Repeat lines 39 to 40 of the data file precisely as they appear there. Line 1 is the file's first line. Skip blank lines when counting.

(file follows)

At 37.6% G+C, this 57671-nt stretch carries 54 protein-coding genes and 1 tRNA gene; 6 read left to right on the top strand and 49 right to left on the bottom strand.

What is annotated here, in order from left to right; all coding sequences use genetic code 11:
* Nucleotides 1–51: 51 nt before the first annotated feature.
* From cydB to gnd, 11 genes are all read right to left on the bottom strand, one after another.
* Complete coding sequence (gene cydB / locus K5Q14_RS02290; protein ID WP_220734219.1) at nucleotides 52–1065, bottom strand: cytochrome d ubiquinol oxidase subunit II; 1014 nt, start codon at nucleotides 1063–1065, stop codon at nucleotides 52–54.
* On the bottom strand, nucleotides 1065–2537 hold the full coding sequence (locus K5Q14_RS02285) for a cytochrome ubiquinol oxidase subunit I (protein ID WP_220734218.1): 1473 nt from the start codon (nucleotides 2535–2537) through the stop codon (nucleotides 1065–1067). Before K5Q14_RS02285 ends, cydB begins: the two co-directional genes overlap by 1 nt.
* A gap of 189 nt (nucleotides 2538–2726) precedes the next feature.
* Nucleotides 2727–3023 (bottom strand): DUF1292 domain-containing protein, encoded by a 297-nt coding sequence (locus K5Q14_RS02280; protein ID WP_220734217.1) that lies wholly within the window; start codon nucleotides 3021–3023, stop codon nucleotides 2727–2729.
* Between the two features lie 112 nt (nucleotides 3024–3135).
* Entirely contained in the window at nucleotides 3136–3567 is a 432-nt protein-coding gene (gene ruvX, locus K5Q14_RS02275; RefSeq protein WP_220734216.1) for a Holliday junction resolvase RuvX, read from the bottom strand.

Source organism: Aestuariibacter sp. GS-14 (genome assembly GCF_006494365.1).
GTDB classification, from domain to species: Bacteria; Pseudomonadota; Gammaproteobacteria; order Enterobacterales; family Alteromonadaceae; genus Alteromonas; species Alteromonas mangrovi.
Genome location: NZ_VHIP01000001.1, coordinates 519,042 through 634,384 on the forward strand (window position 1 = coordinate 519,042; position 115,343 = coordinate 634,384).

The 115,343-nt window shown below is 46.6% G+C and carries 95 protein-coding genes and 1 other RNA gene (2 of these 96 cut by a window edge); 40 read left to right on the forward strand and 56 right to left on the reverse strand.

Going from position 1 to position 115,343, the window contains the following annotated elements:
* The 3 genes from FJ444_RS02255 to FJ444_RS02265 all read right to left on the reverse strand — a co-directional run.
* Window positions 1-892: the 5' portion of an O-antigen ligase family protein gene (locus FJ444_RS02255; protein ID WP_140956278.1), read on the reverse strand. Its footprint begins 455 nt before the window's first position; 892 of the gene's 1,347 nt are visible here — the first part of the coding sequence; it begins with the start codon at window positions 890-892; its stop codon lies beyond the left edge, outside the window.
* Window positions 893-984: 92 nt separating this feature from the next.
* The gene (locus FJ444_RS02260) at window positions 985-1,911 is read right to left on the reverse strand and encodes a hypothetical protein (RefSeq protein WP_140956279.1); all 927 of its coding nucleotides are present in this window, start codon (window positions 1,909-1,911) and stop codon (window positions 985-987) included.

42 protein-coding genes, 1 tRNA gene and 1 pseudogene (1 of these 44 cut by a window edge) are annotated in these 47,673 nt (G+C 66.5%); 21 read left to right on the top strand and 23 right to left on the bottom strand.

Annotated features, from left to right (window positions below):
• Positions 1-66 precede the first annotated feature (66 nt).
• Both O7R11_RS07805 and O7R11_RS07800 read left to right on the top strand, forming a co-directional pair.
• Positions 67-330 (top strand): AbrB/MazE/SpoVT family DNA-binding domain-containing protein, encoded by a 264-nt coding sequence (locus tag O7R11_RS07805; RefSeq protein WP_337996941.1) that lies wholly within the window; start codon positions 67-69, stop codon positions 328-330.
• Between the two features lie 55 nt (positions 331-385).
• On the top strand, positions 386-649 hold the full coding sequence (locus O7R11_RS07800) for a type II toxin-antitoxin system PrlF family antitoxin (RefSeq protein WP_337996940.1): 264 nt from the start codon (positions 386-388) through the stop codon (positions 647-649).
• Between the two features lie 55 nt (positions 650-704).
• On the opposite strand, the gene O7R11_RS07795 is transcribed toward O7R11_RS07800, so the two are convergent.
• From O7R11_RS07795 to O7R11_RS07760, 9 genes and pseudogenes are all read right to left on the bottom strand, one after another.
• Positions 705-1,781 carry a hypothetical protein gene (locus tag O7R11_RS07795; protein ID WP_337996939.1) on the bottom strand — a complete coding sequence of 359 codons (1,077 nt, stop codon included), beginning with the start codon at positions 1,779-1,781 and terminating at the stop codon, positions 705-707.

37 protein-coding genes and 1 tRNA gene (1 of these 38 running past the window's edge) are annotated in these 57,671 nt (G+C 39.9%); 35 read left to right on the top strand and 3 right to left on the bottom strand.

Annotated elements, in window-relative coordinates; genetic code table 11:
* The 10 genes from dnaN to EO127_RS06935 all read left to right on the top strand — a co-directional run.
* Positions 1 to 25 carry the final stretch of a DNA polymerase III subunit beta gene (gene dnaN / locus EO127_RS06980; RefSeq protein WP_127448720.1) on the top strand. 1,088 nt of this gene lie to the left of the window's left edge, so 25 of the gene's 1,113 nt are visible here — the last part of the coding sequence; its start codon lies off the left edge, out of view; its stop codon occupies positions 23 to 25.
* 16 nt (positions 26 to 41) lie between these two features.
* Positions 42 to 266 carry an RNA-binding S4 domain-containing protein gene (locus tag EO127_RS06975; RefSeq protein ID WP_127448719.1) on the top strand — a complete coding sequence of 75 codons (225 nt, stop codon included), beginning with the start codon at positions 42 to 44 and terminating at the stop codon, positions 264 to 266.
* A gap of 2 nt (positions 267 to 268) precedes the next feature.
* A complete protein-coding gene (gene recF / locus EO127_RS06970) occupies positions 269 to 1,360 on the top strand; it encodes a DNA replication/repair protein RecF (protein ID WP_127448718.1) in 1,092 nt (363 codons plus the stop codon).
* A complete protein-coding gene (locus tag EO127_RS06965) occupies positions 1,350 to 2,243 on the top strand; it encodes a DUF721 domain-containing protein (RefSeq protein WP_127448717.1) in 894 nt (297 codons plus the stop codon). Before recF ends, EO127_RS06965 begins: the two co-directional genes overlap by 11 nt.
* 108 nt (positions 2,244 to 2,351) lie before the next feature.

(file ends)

* A complete protein-coding gene (locus tag EO127_RS06965) occupies positions 1,350 to 2,243 on the top strand; it encodes a DUF721 domain-containing protein (RefSeq protein WP_127448717.1) in 894 nt (297 codons plus the stop codon). Before recF ends, EO127_RS06965 begins: the two co-directional genes overlap by 11 nt.
* 108 nt (positions 2,244 to 2,351) lie before the next feature.